Child poverty in the European Union today
In 2019, 1 in 4 children in the European Union are still being failed, despite the EU being one of the most prosperous regions in the world.
Child poverty and social exclusion can have lifelong effects in children’s lives, leading to poverty in adulthood. Children who grow up in poverty often have fewer opportunities than their peers to access quality education starting from early childhood education until higher education, and are more likely to experience social exclusion and health problems in the future. They are also less likely to reach their full potential later in life.
In 2013, as part of the Social Investment Package, the European Commission launched the European Recommendation on Investing in Children; Breaking the Cycle of Disadvantage. The 2013 Recommendation was developed to support Member States in taking a comprehensive approach when developing policies for child poverty reduction by ensuring parents’ access to adequate resources, access to affordable quality services, and by supporting children’s participation in decision making.
However, the Investing in Children Recommendation did not have the expected impact on policy reform in the Member States. Still, 23,7 million children today face the daily hardship of growing up in poverty.
The role of the EU as a champion
The 2021-2027 EU funding period offers a significant opportunity to ensure that EU investments are directed to tackle child poverty and social exclusion across EU Member States. The European Parliament has already championed the development of the Child Guarantee by introducing 5,9 billion EUR in the proposal for the ESF+.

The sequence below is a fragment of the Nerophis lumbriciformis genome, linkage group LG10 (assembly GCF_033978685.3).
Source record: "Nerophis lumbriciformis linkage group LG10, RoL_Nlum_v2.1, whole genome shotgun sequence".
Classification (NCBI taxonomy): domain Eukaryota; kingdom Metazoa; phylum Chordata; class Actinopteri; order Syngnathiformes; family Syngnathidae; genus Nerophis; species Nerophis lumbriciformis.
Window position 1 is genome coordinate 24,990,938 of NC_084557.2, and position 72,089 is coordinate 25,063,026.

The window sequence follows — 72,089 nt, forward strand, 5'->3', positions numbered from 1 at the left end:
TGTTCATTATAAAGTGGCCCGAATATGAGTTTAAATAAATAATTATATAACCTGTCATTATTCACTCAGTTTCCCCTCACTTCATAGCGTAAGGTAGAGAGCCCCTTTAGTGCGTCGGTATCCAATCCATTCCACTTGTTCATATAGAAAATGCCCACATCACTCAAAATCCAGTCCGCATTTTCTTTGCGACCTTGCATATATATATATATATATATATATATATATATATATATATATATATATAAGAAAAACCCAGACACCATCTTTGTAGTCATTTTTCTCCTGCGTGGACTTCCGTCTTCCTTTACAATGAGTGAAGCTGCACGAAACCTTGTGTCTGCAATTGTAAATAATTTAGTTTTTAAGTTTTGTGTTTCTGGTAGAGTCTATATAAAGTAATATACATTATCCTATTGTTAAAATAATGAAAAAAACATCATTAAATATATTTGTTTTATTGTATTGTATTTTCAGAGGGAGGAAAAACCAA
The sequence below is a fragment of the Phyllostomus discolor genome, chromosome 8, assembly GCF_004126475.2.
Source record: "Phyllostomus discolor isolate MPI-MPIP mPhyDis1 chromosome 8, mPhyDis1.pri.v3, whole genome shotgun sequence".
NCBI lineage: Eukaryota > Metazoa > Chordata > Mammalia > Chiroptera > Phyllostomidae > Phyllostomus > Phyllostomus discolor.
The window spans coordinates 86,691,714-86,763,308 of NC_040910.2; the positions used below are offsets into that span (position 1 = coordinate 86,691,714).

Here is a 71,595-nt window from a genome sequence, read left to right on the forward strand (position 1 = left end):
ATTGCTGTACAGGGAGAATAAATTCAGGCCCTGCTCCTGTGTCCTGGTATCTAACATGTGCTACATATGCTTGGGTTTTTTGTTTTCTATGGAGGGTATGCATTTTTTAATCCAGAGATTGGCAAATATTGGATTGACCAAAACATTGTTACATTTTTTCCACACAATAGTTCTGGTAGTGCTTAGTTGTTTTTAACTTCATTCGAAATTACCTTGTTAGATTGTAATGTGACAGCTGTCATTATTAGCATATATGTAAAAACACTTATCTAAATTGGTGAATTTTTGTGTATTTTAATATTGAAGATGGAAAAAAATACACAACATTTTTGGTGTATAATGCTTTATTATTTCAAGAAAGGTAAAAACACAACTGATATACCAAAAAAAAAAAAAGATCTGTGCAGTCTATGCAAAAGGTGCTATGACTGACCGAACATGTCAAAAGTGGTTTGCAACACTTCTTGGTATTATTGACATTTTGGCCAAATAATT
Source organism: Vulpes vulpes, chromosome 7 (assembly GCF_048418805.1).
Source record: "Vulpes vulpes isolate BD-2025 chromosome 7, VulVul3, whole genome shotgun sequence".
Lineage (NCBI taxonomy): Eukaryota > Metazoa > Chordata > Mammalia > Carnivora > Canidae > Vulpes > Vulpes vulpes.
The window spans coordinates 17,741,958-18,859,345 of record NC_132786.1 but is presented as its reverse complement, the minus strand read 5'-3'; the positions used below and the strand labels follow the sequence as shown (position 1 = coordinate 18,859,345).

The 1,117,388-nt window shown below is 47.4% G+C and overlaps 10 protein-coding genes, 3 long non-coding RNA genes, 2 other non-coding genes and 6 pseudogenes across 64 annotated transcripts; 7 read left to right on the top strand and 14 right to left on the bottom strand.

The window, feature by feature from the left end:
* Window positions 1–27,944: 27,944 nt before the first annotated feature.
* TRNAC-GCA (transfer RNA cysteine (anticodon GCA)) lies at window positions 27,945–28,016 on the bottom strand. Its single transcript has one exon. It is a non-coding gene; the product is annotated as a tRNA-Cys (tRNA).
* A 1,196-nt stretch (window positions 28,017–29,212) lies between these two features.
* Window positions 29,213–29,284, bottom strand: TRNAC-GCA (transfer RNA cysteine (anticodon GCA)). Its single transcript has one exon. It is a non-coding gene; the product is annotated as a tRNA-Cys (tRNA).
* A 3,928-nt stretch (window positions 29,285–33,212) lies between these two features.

The next European Commission and Ms Von der Leyen’s commitment for the development of a European Child Guarantee as a flagship policy of her Commission offer a momentous occasion to tackle persistent levels of child poverty in Member States and bring positive change for Europe’s most vulnerable children.
The Alliance for Investing in Children welcomes the European Commission’s and European Parliament’s initiatives, notably, the commitment of Commissioner-Designate for Jobs, Mr Nicolas Schmit, to lead on the development of the Child Guarantee and Vice President designate for Democracy and Demography, Ms Dubravka Suica, to coordinate the Child Guarantee.
However, more needs to be done if we want to see systemic and sustainable reforms for tackling child poverty at national level. EU funding alone is not enough – EU Member States need to commit to put an end to child poverty and social exclusion.
Therefore, we bring the following recommendations to EU Institutions and EU Member States urgent attention:
Key asks to EU and national decision-makers
1. We are calling for an EU Commitment in the form of a Council Recommendation on Investing in Children.
The EU needs to update and upgrade its policy framework to guide Member States in their efforts to ensure children who grow up in inclusive and prosperous societies where no one is left behind.
An Investing in Children Council Recommendation will secure national ownership and accountability. It will ensure that EU and national investments, including the Child Guarantee are aligned with national plans that will reflect the principles of the Recommendation and will ensure an integrated response and strategic and sustainable investments.